PoolSynergy is a monthly collection of some of the best writing in pool. The host of this month’s PoolSynergy topic is Johnny, a pool player who lives in St. Louis, MO. This month he asked each of the PoolSynergy writers to discuss the game that we like the most. I decided to write about playing against the ghost. If you want to read articles from the other PoolSynergy authors, visit Johnny’s blog here. Hope you enjoy!
Playing Against the Ghost
“I have met the enemy, and the enemy is me!” – Walt Kelly (paraphrased)
To improve your game, you need some competitive experience… you need to find someone who can challenge you, someone who can push you to the edge of your abilities, expose your weaknesses, and make you yearn to improve. I’ve found that player…and it is me. When I get serious about working on my game, I often get a table in a quiet corner of the pool room, and play against myself… and take notes. Playing against yourself is often referred to as “playing the ghost.” There are many ways to play the ghost. The most extreme version goes like this: you choose a game to play, like 8 Ball or 9 Ball, and play against yourself in a race to 7. Typically, you break the rack, take ball in hand after the break, and try to run the table out. If you run out successfully in your first turn, you win. If you don’t run out for any reason, the ghost wins. You can take notes on why you lost position during the run, or what shots you missed, and work on these aspects of the game in a later practice session.
That is the traditional view of “playing the ghost,” but that version is only successful as a training and motivational tool if you already have the capability of running racks. What if you don’t yet have the skills needed to run the whole table? There are other versions of “playing the ghost” that ARE within your reach, regardless of your skill level, and I present two versions here. Each of these games does not require any specific skill level, and can be enjoyed by all players. An added benefit of these games is that they can be used to measure your current playing ability and monitor your progress as you continue to improve your game. I’ve also provided a scale for each so that you can compare your scores with other players whom have played these games. This can help you get a sense of where you are today, and where your performance could be in the future. I hope you enjoy!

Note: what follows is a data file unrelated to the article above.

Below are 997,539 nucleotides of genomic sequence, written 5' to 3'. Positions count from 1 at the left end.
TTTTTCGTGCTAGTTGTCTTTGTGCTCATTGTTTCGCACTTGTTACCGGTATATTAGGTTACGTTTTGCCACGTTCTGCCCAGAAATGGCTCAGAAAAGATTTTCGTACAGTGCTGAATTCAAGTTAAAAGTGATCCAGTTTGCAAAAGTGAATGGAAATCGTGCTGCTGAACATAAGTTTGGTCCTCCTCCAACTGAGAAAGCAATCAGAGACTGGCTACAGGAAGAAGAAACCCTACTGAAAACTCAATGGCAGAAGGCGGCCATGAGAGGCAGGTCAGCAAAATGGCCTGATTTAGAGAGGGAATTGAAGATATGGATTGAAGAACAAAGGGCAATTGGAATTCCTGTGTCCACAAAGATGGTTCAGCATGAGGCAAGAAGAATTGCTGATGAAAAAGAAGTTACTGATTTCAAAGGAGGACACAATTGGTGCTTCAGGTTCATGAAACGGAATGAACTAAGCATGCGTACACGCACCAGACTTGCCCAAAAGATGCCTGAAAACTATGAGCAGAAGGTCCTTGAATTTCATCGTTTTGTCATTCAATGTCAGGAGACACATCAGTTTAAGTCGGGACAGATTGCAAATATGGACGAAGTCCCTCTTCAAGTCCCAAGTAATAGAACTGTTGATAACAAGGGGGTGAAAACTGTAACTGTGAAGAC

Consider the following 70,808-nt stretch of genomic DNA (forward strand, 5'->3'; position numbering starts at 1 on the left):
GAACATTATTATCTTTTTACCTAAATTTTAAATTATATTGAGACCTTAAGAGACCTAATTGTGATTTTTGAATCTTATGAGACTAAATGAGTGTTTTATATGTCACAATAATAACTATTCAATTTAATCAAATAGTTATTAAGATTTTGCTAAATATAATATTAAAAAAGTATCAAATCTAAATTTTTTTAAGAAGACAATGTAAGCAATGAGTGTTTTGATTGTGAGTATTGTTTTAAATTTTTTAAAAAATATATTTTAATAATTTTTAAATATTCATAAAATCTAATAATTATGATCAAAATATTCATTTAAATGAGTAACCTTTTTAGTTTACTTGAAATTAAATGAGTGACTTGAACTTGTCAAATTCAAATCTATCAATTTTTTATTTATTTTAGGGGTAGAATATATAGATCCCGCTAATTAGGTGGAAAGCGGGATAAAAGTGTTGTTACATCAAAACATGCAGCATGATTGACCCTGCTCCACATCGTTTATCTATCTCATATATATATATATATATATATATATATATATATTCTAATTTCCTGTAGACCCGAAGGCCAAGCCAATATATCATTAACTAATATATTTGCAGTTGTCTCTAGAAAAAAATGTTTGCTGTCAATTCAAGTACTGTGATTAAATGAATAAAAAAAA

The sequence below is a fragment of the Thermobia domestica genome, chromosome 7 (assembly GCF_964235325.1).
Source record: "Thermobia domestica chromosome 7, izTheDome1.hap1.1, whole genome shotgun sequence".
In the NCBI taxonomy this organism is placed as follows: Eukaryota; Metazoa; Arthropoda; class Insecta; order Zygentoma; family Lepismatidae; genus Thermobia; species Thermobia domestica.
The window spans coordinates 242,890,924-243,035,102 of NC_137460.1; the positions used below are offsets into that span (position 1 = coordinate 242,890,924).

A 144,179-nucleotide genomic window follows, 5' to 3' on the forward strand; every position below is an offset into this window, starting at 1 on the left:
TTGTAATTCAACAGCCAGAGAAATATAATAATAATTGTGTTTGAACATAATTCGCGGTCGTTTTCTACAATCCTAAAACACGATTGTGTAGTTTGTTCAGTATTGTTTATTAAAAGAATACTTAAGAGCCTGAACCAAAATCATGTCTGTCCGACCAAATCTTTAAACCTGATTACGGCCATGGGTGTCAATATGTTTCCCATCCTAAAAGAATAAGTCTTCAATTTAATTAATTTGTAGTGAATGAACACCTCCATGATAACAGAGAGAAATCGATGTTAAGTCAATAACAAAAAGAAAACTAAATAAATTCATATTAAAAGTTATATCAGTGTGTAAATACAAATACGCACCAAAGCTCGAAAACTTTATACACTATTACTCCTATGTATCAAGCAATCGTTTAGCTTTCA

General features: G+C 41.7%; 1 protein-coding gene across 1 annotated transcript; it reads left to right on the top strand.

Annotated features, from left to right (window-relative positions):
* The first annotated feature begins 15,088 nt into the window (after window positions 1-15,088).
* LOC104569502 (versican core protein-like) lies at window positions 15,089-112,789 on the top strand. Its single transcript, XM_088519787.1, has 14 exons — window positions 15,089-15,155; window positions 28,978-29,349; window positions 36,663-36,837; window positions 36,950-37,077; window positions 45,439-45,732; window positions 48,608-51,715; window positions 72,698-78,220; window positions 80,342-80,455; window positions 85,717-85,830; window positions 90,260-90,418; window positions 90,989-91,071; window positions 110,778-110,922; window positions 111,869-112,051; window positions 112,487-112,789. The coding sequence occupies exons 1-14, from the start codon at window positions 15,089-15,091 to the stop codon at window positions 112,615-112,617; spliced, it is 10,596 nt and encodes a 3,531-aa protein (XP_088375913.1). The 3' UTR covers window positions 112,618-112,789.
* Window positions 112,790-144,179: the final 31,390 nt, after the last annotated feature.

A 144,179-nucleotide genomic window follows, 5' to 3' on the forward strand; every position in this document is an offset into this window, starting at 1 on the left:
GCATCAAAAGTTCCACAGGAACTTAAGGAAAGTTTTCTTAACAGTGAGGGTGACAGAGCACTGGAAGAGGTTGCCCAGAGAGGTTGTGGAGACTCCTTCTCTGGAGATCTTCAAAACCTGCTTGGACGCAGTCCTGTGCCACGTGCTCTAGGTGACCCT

Game: “Equal Offense”
Rack all 15 balls and break from anywhere in the kitchen. After the break, spot any balls that are pocketed. Take ball in hand in the kitchen on your first shot and pocket balls in any order you choose. This is a call shot game, slop doesn’t count, and each ball pocketed earns you 1 point. Assuming you don’t scratch or miss a shot, keep shooting until you get to the last ball, then stop and rack the 14 balls already pocketed. Now try to continue your run by pocketing the 15th ball and simultaneously using the cue ball to break open the rack, just like in 14.1 straight pool. If you manage to pocket the 20th ball, the inning is over. If you miss a shot or scratch at any time, the inning is over.
After 10 innings, add up your scores and compare your performance with the following chart provided by Tarl Roger Kudrick at the Internet Equal Offense site. You can use this chart to get a general idea of how you stack up against the rest of the pool world. Good luck, and have fun!
|If your typical score is||You’re probably better than THIS percentage of pool players||If your typical score is||You’re probably better than THIS percentage of pool players|
Game: “10 Ball Rating Game”
Rack up 10 balls and break from anywhere in the kitchen. Any balls made on the break count as one point. If you scratch on the break, pocketed balls are spotted. After the break, start with ball in hand anywhere on the table on your first shot, and run the balls in rotation. All balls made are one point. If you miss a shot, the rack is over. Shoot 10 racks and count the total number of balls made. After 10 racks, take your total and compare it to the chart below. This is a good game because it takes several skills into account (shotmaking, position play, cluster breaking, break shot skills, etc.) The only downside is that it doesn’t cover safety play, which is a critical in the upper echelons of play.
So, those are my favorite two games. If you want to read articles from the other PoolSynergy authors, visit Johnny’s blog here. Good luck, and happy shooting!